I have always been fascinated by gravity simulations, and I have vivid memories of small simulators where you would create celestial bodies and watch them in motion.
As I wanted to see what the fuss was about TypeScript, I decided to make a simple gravity simulator featuring planets. My goal was to simulate trajectories of around a dozen bodies in real-time, in the browser.
Everything is based on Newton’s second law:
∑F = m.a = m.dv/dt
To know the gravitational forces exerced by the planets on one another, we use Newton’s law of universal gravitation. The force between the masses 1 (of mass m1) and 2 (of mass m2) is
F = m1.m2.G / d²
d being the distance between 1 and 2 and
G the gravitational constant.
Naive solution (Euler integration)
At the time t, I compute
∑F applied on any planet
m by summing the
influences of all other planets on
m using the law of universal gravitation. Given the mass of
the celestial body, I can deduce its acceleration:
a = ∑F/a
I only have to add the acceleration to the current velocity
v of the planet to get the velocity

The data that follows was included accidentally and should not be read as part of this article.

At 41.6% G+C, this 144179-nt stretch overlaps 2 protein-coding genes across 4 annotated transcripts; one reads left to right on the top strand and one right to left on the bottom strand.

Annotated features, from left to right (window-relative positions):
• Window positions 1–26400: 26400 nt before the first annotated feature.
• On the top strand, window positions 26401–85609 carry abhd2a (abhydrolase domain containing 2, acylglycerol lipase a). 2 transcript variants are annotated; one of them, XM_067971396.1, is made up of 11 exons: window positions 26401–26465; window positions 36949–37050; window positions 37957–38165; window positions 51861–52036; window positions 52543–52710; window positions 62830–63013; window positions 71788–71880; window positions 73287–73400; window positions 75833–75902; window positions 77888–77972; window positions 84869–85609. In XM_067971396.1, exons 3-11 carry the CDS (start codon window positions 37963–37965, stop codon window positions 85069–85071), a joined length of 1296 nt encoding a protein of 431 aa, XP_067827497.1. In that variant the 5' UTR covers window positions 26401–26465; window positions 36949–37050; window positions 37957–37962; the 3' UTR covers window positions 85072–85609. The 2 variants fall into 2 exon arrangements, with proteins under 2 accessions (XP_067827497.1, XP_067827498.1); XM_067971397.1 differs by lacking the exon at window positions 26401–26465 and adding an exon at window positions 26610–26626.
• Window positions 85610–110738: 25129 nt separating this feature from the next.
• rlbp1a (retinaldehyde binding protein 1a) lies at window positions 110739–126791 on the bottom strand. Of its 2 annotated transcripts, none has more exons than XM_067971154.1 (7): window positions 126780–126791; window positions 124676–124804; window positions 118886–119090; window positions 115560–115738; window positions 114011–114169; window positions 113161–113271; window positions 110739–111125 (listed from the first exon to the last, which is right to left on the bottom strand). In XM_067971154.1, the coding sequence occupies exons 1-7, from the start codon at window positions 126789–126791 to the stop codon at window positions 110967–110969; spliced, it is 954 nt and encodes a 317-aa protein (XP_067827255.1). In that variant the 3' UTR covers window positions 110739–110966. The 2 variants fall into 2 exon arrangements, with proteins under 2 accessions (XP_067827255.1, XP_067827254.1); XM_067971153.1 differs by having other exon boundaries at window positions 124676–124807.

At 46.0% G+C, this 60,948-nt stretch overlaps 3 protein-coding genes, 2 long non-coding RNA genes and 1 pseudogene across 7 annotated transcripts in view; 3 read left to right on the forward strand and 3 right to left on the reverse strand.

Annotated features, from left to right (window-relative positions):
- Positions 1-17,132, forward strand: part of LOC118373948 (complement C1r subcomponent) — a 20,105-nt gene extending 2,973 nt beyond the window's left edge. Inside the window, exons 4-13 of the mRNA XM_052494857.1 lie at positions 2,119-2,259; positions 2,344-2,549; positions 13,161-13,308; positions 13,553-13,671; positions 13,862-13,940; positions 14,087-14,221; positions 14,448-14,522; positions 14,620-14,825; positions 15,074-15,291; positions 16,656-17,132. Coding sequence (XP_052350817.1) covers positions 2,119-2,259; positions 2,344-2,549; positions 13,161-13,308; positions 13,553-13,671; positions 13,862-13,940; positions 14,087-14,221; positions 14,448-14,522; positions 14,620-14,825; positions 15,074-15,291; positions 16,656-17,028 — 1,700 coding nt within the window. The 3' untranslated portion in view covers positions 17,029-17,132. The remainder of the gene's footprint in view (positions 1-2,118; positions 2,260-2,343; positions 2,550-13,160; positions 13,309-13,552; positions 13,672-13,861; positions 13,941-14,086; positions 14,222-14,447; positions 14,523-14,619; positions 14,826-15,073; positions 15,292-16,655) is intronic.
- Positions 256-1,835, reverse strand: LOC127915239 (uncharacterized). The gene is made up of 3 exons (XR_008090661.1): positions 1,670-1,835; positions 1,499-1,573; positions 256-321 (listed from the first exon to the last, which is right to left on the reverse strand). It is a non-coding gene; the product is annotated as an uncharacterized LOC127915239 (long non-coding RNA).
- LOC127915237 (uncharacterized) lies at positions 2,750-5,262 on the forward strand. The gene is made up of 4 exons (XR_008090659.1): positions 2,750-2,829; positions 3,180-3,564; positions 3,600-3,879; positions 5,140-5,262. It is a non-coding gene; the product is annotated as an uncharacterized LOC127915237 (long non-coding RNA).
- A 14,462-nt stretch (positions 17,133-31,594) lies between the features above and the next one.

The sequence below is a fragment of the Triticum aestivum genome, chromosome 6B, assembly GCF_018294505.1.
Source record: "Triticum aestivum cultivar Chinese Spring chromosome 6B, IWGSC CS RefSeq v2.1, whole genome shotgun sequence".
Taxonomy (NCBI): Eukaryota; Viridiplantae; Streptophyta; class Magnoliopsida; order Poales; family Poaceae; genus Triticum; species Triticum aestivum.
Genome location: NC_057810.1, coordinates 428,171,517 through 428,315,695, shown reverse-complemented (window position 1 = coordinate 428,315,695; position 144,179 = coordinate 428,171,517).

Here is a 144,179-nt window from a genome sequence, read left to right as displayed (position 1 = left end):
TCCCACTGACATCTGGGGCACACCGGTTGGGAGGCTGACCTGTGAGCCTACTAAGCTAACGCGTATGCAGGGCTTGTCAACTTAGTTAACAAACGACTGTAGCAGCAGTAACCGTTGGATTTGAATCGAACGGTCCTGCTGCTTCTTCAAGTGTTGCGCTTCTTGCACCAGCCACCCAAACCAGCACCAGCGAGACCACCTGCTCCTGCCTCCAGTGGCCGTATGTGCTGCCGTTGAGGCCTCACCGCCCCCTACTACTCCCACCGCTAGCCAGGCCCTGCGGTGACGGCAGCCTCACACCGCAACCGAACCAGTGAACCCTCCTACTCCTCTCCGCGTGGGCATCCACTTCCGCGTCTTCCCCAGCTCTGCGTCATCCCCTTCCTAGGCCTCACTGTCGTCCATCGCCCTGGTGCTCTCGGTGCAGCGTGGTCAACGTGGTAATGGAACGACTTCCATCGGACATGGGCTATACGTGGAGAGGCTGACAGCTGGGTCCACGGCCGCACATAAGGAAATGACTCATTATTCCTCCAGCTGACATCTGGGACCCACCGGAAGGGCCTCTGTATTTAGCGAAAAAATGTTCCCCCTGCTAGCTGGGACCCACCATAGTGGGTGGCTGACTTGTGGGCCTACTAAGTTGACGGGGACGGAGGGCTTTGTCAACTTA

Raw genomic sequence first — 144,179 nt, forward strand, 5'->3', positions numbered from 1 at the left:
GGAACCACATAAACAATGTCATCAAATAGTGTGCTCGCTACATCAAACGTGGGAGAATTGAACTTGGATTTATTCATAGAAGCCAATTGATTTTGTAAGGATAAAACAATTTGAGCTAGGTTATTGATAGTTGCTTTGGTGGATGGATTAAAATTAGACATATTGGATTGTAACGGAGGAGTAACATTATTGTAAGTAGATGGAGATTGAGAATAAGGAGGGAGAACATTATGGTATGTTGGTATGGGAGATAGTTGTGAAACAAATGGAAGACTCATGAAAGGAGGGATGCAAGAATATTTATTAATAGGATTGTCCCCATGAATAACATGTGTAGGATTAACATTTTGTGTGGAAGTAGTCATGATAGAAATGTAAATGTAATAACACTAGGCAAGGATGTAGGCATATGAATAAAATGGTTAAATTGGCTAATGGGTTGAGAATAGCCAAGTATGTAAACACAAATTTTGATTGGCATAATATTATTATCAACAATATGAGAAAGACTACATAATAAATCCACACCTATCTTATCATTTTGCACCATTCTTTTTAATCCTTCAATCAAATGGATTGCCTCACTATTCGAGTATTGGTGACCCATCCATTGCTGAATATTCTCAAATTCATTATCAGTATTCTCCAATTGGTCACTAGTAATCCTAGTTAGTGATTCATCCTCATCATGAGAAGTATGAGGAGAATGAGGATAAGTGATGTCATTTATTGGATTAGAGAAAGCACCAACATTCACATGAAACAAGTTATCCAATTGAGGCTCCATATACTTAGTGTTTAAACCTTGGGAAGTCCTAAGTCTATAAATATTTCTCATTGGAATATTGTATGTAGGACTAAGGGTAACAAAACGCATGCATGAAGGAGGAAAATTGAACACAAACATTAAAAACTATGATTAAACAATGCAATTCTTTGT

v' at time t+1.
The biggest problem with this approach is that it does not conserve energy: two bodies should be attracted, pass each other (I do not implement collisions for the moment), go further apart until the attraction bring them back again, pass each other, etc.
However with this method, they just get a massive speed boost as they get closer and then, (free energy !) they go at Lightspeed far from each other.
As you can imagine I was pretty disappointed by the result. After some research, it turns out that the web is pretty much full of people attempting the same project. This lead me to a better algorithm.
Velocity Velvet solution
This solution is the one implemented in the code, and do not have this problem. You can find a great post about it in this gamedev thread
Demo time !
The demonstration is pretty simple for the moment, but I will definitely add features over the next weeks.